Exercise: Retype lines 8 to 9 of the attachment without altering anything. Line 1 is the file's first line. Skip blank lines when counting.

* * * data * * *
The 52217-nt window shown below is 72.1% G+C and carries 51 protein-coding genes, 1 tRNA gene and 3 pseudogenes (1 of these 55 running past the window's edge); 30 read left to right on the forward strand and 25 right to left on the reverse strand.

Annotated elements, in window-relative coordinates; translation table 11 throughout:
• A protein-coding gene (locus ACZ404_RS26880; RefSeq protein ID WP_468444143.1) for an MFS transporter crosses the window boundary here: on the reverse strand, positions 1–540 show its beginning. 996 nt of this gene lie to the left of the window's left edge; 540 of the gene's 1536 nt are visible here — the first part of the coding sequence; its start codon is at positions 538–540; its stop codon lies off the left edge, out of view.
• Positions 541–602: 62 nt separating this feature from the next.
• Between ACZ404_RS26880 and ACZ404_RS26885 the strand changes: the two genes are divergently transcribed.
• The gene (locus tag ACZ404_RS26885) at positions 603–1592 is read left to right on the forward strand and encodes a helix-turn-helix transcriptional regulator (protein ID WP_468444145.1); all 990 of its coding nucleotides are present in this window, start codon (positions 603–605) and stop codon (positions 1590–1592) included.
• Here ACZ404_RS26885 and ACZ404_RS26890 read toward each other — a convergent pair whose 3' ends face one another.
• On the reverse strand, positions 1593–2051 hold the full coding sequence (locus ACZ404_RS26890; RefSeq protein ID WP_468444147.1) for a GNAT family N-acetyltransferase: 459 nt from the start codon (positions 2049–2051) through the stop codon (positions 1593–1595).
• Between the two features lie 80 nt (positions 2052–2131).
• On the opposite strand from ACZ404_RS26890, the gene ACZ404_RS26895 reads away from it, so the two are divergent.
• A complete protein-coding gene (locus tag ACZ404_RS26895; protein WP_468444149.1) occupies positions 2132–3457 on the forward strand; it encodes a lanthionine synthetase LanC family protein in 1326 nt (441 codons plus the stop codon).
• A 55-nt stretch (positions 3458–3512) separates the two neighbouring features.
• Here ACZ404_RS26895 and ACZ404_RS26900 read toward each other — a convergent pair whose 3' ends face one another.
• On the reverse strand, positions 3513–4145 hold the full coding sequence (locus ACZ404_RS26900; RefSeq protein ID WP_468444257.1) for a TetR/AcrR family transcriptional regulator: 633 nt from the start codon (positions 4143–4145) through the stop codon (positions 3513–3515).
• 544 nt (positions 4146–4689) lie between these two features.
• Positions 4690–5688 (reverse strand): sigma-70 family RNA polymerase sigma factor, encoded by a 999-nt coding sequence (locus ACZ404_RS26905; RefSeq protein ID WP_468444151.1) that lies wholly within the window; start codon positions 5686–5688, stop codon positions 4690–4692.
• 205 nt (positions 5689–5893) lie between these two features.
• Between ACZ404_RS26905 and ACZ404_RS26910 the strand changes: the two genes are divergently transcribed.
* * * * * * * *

• On the reverse strand, positions 1593–2051 hold the full coding sequence (locus ACZ404_RS26890; RefSeq protein ID WP_468444147.1) for a GNAT family N-acetyltransferase: 459 nt from the start codon (positions 2049–2051) through the stop codon (positions 1593–1595).
• Between the two features lie 80 nt (positions 2052–2131).